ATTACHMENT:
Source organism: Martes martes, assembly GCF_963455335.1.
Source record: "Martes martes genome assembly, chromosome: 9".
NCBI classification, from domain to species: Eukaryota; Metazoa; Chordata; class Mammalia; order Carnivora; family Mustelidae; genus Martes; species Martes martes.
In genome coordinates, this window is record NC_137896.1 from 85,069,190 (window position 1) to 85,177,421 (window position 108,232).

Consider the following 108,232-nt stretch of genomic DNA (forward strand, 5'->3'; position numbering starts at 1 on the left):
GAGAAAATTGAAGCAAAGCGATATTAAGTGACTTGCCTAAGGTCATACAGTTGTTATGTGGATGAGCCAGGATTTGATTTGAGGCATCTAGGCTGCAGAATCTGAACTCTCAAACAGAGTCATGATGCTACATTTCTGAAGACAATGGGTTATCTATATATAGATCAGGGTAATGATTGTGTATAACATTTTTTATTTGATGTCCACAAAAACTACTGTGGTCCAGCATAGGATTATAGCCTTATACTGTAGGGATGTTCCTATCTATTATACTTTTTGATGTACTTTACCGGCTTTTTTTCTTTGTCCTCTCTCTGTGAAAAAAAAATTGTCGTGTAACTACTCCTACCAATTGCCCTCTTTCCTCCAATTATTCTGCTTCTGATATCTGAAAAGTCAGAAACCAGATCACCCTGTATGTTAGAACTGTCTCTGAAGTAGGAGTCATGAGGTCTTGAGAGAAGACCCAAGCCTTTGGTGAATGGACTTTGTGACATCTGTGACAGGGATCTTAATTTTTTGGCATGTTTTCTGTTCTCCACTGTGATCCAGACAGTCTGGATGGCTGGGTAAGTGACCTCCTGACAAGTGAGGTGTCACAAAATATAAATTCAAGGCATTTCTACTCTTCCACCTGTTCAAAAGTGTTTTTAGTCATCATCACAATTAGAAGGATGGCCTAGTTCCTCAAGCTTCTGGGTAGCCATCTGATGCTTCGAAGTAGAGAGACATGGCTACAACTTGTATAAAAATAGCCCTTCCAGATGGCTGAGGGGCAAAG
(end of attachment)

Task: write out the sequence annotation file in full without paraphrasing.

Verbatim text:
Source organism: Martes martes, assembly GCF_963455335.1.
Source record: "Martes martes genome assembly, chromosome: 9".
NCBI classification, from domain to species: Eukaryota; Metazoa; Chordata; class Mammalia; order Carnivora; family Mustelidae; genus Martes; species Martes martes.
In genome coordinates, this window is record NC_137896.1 from 85,069,190 (window position 1) to 85,177,421 (window position 108,232).

Consider the following 108,232-nt stretch of genomic DNA (forward strand, 5'->3'; position numbering starts at 1 on the left):
GAGAAAATTGAAGCAAAGCGATATTAAGTGACTTGCCTAAGGTCATACAGTTGTTATGTGGATGAGCCAGGATTTGATTTGAGGCATCTAGGCTGCAGAATCTGAACTCTCAAACAGAGTCATGATGCTACATTTCTGAAGACAATGGGTTATCTATATATAGATCAGGGTAATGATTGTGTATAACATTTTTTATTTGATGTCCACAAAAACTACTGTGGTCCAGCATAGGATTATAGCCTTATACTGTAGGGATGTTCCTATCTATTATACTTTTTGATGTACTTTACCGGCTTTTTTTCTTTGTCCTCTCTCTGTGAAAAAAAAATTGTCGTGTAACTACTCCTACCAATTGCCCTCTTTCCTCCAATTATTCTGCTTCTGATATCTGAAAAGTCAGAAACCAGATCACCCTGTATGTTAGAACTGTCTCTGAAGTAGGAGTCATGAGGTCTTGAGAGAAGACCCAAGCCTTTGGTGAATGGACTTTGTGACATCTGTGACAGGGATCTTAATTTTTTGGCATGTTTTCTGTTCTCCACTGTGATCCAGACAGTCTGGATGGCTGGGTAAGTGACCTCCTGACAAGTGAGGTGTCACAAAATATAAATTCAAGGCATTTCTACTCTTCCACCTGTTCAAAAGTGTTTTTAGTCATCATCACAATTAGAAGGATGGCCTAGTTCCTCAAGCTTCTGGGTAGCCATCTGATGCTTCGAAGTAGAGAGACATGGCTACAACTTGTATAAAAATAGCCCTTCCAGATGGCTGAGGGGCAAAG